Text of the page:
"But we're not waiting to have that complete before we start taking action wherever we can," he said.

Significant in the community

The Canadian Rockies International Airport was also recognized for its community outreach efforts. This summer, the airport held an artist showcase every week, bringing in a local artist to perform at the restaurant. Chernove said it was fantastic having live entertainment for the travelling public and to integrate and promote the arts community in the area.

The airport also places a strong emphasis on volunteering.

"We volunteer quite a bit between the very few of us that make up the core airport staff, and we really make it a priority for all of us to carve off time to stay connected with the various volunteer groups that we work with," said Chernove.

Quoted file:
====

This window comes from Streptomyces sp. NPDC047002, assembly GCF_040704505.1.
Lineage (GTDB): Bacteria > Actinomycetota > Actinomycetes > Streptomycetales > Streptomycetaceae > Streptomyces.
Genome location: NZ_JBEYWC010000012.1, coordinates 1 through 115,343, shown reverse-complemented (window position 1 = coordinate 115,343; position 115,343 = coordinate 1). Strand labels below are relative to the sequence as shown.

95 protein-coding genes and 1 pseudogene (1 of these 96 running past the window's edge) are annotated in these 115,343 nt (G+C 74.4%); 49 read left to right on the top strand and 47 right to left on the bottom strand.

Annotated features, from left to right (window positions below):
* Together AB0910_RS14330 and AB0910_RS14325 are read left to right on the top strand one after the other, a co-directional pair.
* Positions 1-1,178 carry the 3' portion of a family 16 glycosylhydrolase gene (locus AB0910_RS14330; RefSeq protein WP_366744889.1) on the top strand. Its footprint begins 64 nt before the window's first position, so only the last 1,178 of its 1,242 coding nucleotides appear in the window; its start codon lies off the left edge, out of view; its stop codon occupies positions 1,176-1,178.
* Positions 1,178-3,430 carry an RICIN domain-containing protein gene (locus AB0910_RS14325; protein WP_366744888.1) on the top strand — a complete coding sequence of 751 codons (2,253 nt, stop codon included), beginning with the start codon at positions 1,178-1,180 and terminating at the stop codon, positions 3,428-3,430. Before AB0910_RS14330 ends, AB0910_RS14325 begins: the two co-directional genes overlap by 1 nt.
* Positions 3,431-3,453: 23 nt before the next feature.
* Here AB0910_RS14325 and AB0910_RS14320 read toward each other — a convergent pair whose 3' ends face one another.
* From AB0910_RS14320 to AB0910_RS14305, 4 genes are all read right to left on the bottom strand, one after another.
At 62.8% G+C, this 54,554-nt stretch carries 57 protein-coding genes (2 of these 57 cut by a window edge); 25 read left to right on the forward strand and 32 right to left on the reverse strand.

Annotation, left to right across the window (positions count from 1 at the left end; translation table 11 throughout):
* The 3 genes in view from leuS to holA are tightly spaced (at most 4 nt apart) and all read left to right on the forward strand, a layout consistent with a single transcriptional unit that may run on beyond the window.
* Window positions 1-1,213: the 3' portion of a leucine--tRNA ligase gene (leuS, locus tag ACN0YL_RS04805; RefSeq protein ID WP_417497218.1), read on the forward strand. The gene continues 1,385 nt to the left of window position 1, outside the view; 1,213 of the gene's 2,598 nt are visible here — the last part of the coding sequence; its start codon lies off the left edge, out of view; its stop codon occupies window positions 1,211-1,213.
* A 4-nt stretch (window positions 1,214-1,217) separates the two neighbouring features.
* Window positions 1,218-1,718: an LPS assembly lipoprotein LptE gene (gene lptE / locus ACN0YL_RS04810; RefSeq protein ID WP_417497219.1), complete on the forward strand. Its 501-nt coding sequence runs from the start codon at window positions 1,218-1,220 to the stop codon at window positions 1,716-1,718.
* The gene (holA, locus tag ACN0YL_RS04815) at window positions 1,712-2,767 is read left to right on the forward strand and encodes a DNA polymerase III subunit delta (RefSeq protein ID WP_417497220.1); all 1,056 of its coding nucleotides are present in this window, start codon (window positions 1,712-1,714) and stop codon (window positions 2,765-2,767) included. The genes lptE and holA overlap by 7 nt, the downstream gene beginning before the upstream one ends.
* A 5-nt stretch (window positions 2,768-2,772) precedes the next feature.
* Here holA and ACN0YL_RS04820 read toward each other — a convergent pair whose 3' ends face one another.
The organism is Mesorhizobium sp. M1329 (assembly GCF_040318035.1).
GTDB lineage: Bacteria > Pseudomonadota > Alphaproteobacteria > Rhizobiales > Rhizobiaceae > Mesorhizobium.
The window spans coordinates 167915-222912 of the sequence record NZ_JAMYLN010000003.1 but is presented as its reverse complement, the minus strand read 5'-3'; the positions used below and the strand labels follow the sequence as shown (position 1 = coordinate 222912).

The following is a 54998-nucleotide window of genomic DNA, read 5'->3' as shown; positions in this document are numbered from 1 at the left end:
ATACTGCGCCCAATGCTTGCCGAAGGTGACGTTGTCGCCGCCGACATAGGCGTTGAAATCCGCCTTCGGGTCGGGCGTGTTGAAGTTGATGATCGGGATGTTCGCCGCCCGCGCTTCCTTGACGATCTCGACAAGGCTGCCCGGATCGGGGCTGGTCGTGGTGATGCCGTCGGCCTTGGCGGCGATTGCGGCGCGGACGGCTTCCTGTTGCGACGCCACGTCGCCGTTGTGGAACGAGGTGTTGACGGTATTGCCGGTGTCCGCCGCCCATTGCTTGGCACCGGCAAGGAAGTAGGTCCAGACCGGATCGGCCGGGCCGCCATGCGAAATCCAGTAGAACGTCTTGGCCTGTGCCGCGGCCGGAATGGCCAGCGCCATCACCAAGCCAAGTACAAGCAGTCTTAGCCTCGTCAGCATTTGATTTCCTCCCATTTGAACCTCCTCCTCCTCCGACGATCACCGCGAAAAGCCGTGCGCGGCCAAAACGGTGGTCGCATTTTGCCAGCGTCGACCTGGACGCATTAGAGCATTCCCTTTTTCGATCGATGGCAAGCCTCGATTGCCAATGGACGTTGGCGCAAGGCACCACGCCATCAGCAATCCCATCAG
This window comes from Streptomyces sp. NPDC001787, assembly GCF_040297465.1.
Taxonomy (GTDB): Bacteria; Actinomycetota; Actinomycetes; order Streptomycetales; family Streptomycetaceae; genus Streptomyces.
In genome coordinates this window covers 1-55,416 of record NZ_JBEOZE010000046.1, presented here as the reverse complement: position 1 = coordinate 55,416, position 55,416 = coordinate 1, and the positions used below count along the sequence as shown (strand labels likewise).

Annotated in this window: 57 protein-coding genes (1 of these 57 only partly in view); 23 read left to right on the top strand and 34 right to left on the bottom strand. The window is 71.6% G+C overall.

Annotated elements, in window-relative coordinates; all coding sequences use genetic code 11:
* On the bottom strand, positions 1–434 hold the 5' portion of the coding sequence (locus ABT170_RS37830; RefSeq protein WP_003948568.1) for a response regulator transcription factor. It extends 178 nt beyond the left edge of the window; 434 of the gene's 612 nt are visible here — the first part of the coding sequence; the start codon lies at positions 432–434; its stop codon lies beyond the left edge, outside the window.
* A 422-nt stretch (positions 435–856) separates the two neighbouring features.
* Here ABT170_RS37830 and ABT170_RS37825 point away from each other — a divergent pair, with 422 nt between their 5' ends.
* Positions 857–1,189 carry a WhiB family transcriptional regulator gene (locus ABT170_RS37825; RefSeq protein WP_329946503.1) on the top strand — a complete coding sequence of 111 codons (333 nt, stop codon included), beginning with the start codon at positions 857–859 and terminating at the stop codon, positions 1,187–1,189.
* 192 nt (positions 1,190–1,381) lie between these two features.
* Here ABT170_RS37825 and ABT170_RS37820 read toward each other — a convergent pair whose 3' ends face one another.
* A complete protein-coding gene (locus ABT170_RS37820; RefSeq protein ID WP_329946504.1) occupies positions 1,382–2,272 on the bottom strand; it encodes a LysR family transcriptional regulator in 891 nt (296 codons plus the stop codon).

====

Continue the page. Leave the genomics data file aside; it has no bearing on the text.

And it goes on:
While Chernove is honoured that he gets to be in the limelight of the William Templeton Award because of his role as managing director, he said the award really belongs to the City of Cranbrook, the owner of the airport.

"It really shows they (the City) share the same values and beliefs that we have and the importance of having a sustainable airport for the long term, which bodes really well for us and the entire community and region," Chernove said. "We feel incredibly supported by the city and if it wasn't for their confidence in our business plan, then stepping up to fund our business plan, none of this would be possible."

Plans for the future

As Chernove stated, a long-term sustainability plan is in the works. The Canadian Rockies International Airport's parent company, Vantage Airport Group, gathered executives from many of its international airports this past year. The executives took part in a workshop at which a contracted facilitator assisted them in their sustainability programs. The whole program involves a three-year initiative to develop a corporate sustainability plan.